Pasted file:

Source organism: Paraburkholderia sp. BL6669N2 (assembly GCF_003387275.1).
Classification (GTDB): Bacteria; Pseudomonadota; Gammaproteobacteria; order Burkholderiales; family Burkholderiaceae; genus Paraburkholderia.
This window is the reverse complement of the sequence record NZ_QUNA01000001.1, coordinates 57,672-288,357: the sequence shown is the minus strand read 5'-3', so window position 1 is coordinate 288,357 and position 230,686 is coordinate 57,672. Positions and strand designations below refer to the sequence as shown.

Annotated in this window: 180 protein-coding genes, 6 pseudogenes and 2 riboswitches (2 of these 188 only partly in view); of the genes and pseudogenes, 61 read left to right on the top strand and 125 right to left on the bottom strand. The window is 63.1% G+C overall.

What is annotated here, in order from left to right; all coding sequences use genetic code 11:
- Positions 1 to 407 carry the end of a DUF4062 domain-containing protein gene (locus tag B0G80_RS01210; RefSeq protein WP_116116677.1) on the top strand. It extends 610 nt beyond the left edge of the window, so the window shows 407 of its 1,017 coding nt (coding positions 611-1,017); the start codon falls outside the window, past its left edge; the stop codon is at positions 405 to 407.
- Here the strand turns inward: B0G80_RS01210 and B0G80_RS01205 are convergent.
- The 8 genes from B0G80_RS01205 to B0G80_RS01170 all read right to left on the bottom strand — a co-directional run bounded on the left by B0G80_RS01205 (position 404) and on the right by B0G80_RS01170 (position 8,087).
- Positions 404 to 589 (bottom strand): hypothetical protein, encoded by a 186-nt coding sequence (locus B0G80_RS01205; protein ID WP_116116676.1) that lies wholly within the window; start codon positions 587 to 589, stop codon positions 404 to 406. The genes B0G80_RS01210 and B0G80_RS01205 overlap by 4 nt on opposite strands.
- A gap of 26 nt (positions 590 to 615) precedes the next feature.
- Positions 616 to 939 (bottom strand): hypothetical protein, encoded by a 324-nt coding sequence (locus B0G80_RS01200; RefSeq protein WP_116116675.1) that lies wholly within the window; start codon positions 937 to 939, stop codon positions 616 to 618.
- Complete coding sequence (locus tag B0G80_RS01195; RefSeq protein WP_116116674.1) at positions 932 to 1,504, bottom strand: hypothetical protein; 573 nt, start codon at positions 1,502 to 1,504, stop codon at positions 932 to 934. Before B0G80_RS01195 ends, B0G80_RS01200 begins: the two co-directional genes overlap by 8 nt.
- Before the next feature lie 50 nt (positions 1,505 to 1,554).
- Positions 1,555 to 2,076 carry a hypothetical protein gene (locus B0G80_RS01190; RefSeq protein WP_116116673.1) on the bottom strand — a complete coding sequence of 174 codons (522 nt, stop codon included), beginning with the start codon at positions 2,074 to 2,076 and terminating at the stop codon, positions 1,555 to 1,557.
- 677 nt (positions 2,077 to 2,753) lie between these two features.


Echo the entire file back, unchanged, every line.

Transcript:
Source organism: Paraburkholderia sp. BL6669N2 (assembly GCF_003387275.1).
Classification (GTDB): Bacteria; Pseudomonadota; Gammaproteobacteria; order Burkholderiales; family Burkholderiaceae; genus Paraburkholderia.
This window is the reverse complement of the sequence record NZ_QUNA01000001.1, coordinates 57,672-288,357: the sequence shown is the minus strand read 5'-3', so window position 1 is coordinate 288,357 and position 230,686 is coordinate 57,672. Positions and strand designations below refer to the sequence as shown.

Annotated in this window: 180 protein-coding genes, 6 pseudogenes and 2 riboswitches (2 of these 188 only partly in view); of the genes and pseudogenes, 61 read left to right on the top strand and 125 right to left on the bottom strand. The window is 63.1% G+C overall.

What is annotated here, in order from left to right; all coding sequences use genetic code 11:
- Positions 1 to 407 carry the end of a DUF4062 domain-containing protein gene (locus tag B0G80_RS01210; RefSeq protein WP_116116677.1) on the top strand. It extends 610 nt beyond the left edge of the window, so the window shows 407 of its 1,017 coding nt (coding positions 611-1,017); the start codon falls outside the window, past its left edge; the stop codon is at positions 405 to 407.
- Here the strand turns inward: B0G80_RS01210 and B0G80_RS01205 are convergent.
- The 8 genes from B0G80_RS01205 to B0G80_RS01170 all read right to left on the bottom strand — a co-directional run bounded on the left by B0G80_RS01205 (position 404) and on the right by B0G80_RS01170 (position 8,087).
- Positions 404 to 589 (bottom strand): hypothetical protein, encoded by a 186-nt coding sequence (locus B0G80_RS01205; protein ID WP_116116676.1) that lies wholly within the window; start codon positions 587 to 589, stop codon positions 404 to 406. The genes B0G80_RS01210 and B0G80_RS01205 overlap by 4 nt on opposite strands.
- A gap of 26 nt (positions 590 to 615) precedes the next feature.
- Positions 616 to 939 (bottom strand): hypothetical protein, encoded by a 324-nt coding sequence (locus B0G80_RS01200; RefSeq protein WP_116116675.1) that lies wholly within the window; start codon positions 937 to 939, stop codon positions 616 to 618.
- Complete coding sequence (locus tag B0G80_RS01195; RefSeq protein WP_116116674.1) at positions 932 to 1,504, bottom strand: hypothetical protein; 573 nt, start codon at positions 1,502 to 1,504, stop codon at positions 932 to 934. Before B0G80_RS01195 ends, B0G80_RS01200 begins: the two co-directional genes overlap by 8 nt.
- Before the next feature lie 50 nt (positions 1,505 to 1,554).
- Positions 1,555 to 2,076 carry a hypothetical protein gene (locus B0G80_RS01190; RefSeq protein WP_116116673.1) on the bottom strand — a complete coding sequence of 174 codons (522 nt, stop codon included), beginning with the start codon at positions 2,074 to 2,076 and terminating at the stop codon, positions 1,555 to 1,557.
- 677 nt (positions 2,077 to 2,753) lie between these two features.